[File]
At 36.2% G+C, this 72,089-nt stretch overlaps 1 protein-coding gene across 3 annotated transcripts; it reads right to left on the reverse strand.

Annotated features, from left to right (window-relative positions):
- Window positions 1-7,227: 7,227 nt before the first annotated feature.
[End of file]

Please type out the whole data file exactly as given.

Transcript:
At 36.2% G+C, this 72,089-nt stretch overlaps 1 protein-coding gene across 3 annotated transcripts; it reads right to left on the reverse strand.

Annotated features, from left to right (window-relative positions):
- Window positions 1-7,227: 7,227 nt before the first annotated feature.